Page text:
I started having seizures in 2010, and when I was diagnosed in 2011, all the medical professionals kept asking me, “Did you have a happy childhood?” The question made me angry. My childhood was the only thing in my life I remembered as being happy. I started to meditate at the beginning of 2012 as a way to help my seizures and it must have started to heal some deep part of my brain because by the summer of 2013, I was experiencing flashbacks.

Flashbacks are a terrible thing to experience. While somewhere in your brain you know you are standing in a grocery store or in a yoga class, your past come hurtling back and you feel as if you are there again. For all intensive purposes, experiencing a traumatic event from the past, in the present. Some may actually see and feel that happened, but some may only feel the emotions. For me, at first it was just the emotions. Something would trigger me and I would be shaking and crying and not know why. Now that I have my memories back through therapy, I know why. And knowing why can be very helpful in coming out of it.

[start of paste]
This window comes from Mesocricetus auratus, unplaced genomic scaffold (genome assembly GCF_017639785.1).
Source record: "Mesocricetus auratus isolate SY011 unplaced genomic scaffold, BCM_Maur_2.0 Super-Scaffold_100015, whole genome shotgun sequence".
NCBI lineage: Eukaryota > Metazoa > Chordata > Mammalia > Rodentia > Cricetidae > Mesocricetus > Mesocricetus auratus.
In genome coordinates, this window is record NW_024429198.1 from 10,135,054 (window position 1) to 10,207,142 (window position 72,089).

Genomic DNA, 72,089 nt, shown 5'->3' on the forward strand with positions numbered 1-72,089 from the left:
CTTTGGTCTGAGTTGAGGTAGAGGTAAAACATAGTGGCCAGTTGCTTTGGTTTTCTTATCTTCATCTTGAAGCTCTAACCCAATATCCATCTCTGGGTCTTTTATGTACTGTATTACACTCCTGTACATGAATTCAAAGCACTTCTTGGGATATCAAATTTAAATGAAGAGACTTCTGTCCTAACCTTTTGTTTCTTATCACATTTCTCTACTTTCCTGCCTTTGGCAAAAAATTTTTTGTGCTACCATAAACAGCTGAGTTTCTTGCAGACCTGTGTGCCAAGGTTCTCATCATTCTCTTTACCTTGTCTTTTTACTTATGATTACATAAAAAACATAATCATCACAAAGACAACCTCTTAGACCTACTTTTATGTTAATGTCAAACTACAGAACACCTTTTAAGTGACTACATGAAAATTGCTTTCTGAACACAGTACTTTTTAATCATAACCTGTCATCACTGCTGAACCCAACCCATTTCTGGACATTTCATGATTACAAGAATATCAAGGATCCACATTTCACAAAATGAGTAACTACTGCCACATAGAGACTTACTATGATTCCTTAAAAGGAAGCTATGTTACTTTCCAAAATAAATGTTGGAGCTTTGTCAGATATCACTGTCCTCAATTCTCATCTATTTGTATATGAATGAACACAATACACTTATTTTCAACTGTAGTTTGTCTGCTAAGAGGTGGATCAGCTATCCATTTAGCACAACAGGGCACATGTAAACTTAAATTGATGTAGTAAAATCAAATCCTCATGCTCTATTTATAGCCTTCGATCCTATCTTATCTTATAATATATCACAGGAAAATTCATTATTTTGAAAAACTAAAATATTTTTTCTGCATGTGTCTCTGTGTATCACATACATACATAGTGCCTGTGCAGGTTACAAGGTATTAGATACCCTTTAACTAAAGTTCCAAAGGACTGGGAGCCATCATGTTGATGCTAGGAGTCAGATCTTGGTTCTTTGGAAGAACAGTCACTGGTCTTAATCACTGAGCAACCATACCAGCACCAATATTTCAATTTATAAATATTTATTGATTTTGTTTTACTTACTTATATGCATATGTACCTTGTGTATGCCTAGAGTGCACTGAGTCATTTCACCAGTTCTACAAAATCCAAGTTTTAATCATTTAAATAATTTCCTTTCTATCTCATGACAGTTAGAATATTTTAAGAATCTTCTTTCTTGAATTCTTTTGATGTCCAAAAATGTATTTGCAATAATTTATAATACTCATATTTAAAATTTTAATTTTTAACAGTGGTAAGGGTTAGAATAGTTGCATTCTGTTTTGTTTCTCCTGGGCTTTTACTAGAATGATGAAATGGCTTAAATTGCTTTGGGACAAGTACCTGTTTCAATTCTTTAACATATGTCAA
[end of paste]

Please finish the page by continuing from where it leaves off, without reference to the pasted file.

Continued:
At first it was really hard to accept that anything traumatic had happened to me. It was only a few months ago that I asked my therapist, “do I have PTSD?” At that point having something of a diagnosis made me feel better. It’s something I can tell people that they understand. I think I was affected more than I think I was. Life feels normal but I have been living 23 years with this – I’m 29 now. I don’t know what it feels like to be an adult without mental disorders. I used to be very depressed and anxious. When I started meditating, seeing a therapist, confronting my past, and pursuing a conscious lifestyle, my reality of “normal” shifted quite a bit towards the positive. I realized normal people feel safe, feel love, feel comfort…all things I have to work to feel. And while I don’t think I’ll ever be normal – the experience will leave a markedly different viewpoint for me – I will heal and learn happiness, peace, love. I will probably never be normal, but at this point I don’t want to be. I’d rather be me.